Can Being a “Good Samaritan” In Texas Get You Sued?
I remember being taught the parable of the Good Samaritan from the Gospel of Luke many times while I was a kid in Sunday School. In that parable, Jesus spoke of the Samaritan who came upon a man who was beaten and robbed and gave him comfort and bandaged his wounds.
With the cynicism of today fresh on so many people's minds, the idea of helping total strangers comes with many caveats. We've all heard stories of someone who tried to help a stranger in distress only to end up in a lawsuit.
Like every other state in the United States, Texas has a Good Samaritan Law. Article 6701d, Vernon's Civil Statutes; Chapter 74, Civil Practice and Remedies Code Section 74.001.
If defines the liability for emergency care.
(a) a person who in good faith administers emergency care at the scene of an emergency or in a hospital is not liable in civil damages for an act performed during the emergency unless the act is willfully or wantonly negligent.
This does not exclude medical professionals or nurses from liability if they act in their profession. This applies to the average citizen, who attempts to act in good faith or solely out of concern for another human being's safety, not for reward or financial compensation.
Without the Good Samaritan Act, if someone tried to help an injured person at an accident scene and, in so doing, inadvertently made an injury worse, the person rending assistance could be sued.
All bets are off if the person rendering the assistance caused the accident.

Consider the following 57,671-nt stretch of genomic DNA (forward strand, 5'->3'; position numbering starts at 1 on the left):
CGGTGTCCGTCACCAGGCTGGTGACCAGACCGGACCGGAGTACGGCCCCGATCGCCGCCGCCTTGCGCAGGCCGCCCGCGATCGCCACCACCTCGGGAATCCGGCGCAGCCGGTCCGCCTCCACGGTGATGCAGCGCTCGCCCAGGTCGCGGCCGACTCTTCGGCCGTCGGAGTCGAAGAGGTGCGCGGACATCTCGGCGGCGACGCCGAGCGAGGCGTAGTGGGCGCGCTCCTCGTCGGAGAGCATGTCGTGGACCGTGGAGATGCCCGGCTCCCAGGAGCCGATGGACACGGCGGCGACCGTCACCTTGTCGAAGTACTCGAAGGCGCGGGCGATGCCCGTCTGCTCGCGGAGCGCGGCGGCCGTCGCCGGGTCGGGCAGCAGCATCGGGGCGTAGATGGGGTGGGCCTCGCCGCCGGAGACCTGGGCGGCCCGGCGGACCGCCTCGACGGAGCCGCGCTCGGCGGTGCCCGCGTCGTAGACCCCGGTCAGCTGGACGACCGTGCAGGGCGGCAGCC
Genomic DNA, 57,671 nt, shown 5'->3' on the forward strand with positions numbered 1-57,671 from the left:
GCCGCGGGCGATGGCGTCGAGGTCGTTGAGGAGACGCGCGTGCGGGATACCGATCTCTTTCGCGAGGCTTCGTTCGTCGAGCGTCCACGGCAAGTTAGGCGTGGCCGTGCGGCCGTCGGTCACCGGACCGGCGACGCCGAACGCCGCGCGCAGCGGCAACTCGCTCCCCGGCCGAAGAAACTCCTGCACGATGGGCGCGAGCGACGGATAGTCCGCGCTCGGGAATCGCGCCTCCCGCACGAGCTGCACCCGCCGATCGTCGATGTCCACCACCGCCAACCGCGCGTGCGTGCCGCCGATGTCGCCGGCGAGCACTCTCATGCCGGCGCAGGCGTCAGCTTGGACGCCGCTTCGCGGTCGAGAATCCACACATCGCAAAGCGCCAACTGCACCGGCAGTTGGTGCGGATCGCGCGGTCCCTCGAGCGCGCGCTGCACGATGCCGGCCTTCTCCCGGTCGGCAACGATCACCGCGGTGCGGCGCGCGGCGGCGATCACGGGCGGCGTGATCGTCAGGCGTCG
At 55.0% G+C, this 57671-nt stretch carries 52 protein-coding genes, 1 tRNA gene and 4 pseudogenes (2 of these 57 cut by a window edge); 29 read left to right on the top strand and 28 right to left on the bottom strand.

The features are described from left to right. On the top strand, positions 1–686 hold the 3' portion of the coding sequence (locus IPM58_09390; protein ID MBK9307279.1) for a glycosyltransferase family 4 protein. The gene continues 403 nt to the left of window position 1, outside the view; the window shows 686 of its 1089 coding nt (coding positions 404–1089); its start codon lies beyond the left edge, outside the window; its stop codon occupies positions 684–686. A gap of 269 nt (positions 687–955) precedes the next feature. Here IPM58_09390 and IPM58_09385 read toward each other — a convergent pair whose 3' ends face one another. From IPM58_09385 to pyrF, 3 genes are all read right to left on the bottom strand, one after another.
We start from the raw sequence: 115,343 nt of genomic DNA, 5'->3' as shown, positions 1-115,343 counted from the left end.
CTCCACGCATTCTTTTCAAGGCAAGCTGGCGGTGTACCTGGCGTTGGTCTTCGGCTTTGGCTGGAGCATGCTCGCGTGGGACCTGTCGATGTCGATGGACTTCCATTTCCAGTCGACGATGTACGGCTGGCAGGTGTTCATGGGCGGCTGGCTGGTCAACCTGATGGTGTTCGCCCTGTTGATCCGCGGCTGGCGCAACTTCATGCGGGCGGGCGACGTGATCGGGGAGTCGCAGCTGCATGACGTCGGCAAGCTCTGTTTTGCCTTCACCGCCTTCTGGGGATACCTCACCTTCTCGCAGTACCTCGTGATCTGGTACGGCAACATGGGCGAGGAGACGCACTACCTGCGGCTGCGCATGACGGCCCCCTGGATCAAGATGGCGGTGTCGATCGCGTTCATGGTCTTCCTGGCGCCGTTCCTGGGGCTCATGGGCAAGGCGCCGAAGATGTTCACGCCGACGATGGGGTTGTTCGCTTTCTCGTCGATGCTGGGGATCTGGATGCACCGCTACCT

Texas has added to the Good Samaritan Act by passing the Jessica Sosa Act. This law protects someone who may possess a small amount of an illegal drug while aiding someone who has overdosed. This protection extends to a person under these specific circumstances.
- They are the first person to call 911 for help for an overdose.
- They stay at the scene until help arrives.
- They cooperate with emergency, medical, and law enforcement personnel.
The law frees people from fear of facing arrest for having a relatively small amount of illegal drugs so that they do not leave someone to die from an illicit overdose. Fatal overdoses have risen by more than 50% in the state. It is believed that this law can lessen fatal overdoses by as much as 15%
It is a testimony to the kind of world we live in that people who legitimately try to render life-saving aid in emergencies have to fear they will be sued. How often have people driven past an emergency, fearing they may pay a huge price if they try to help?
If you believe the parable, Jesus promises rich rewards to those who help others. Timely assistance saves lives.